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MAINT: fix reST issues in stats tutorial and skellam distribution.

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1 parent 25ae546 commit e727a8fbad9fe4ba5cc2479e6a78d23cc8ba8844 @rgommers rgommers committed May 20, 2012
Showing with 46 additions and 55 deletions.
  1. +42 −51 doc/source/tutorial/stats.rst
  2. +4 −4 scipy/stats/distributions.py
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93 doc/source/tutorial/stats.rst
@@ -17,9 +17,9 @@ details.
Note: This documentation is work in progress.
-Random Variables
-------------------
+Random Variables
+----------------
There are two general distribution classes that have been implemented
for encapsulating :ref:`continuous random variables
@@ -39,8 +39,9 @@ In the discussion below we mostly focus on continuous RVs. Nearly all
applies to discrete variables also, but we point out some differences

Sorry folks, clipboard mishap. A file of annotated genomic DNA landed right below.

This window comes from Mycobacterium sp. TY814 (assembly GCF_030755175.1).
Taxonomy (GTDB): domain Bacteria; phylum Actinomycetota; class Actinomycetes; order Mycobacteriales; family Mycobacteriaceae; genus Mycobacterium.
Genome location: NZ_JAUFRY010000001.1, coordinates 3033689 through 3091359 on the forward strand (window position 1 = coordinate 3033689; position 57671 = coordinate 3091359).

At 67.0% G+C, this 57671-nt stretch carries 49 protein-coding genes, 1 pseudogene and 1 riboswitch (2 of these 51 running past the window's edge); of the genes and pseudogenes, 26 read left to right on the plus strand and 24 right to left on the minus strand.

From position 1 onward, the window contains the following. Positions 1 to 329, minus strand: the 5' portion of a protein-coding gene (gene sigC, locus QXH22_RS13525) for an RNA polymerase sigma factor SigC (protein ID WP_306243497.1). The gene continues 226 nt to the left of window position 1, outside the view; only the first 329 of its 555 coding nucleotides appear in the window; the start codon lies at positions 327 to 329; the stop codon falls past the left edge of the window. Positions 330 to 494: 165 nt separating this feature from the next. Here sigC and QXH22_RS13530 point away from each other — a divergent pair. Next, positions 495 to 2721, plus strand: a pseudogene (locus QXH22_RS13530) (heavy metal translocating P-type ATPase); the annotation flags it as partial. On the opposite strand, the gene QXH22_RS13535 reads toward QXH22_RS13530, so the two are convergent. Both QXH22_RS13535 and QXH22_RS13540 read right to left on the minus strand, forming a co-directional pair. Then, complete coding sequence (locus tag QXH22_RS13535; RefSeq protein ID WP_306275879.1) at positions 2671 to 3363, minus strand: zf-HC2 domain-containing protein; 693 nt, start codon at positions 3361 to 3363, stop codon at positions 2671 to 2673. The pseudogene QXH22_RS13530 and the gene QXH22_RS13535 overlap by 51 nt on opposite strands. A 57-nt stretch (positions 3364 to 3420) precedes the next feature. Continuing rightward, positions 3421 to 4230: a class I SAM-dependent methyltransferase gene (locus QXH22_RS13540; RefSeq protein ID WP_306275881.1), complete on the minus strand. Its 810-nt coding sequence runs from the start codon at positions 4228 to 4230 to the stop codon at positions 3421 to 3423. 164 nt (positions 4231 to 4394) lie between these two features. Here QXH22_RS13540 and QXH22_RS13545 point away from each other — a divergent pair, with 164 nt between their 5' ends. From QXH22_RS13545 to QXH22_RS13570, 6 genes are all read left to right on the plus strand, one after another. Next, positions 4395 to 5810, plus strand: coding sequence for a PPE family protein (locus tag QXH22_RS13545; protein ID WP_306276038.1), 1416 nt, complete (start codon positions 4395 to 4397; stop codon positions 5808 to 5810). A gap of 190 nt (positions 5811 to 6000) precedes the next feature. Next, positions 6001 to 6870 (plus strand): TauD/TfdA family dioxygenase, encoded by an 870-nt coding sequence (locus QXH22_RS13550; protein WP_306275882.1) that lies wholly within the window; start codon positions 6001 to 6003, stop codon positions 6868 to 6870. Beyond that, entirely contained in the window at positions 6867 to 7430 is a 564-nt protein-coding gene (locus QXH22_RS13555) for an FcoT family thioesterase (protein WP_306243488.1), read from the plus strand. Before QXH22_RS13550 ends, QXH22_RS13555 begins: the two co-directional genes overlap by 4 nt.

here: :ref:`discrete_points_label`.
+
Getting Help
-^^^^^^^^^^^^^^^^^^^^
+^^^^^^^^^^^^
First of all, all distributions are accompanied with help
functions. To obtain just some basic information we can call
@@ -88,7 +89,7 @@ introspection:
Common Methods
-^^^^^^^^^^^^^^^^^
+^^^^^^^^^^^^^^
The main public methods for continuous RVs are:
@@ -102,10 +103,8 @@ The main public methods for continuous RVs are:
* moment: non-central moments of the distribution
-
Lets take a normal RV as an example.
-
>>> norm.cdf(0)
0.5
@@ -146,7 +145,7 @@ This brings us, in fact, to topic of the next subsection.
Shifting and Scaling
-^^^^^^^^^^^^^^^^^^^^^
+^^^^^^^^^^^^^^^^^^^^
All continuous distributions take ``loc`` and ``scale`` as keyword
parameters to adjust the location and scale of the distribution,
@@ -202,7 +201,7 @@ topic of `freezing a RV`.
Shape Parameters
-^^^^^^^^^^^^^^^^^^^
+^^^^^^^^^^^^^^^^
While a general continuous random variable can be shifted and scaled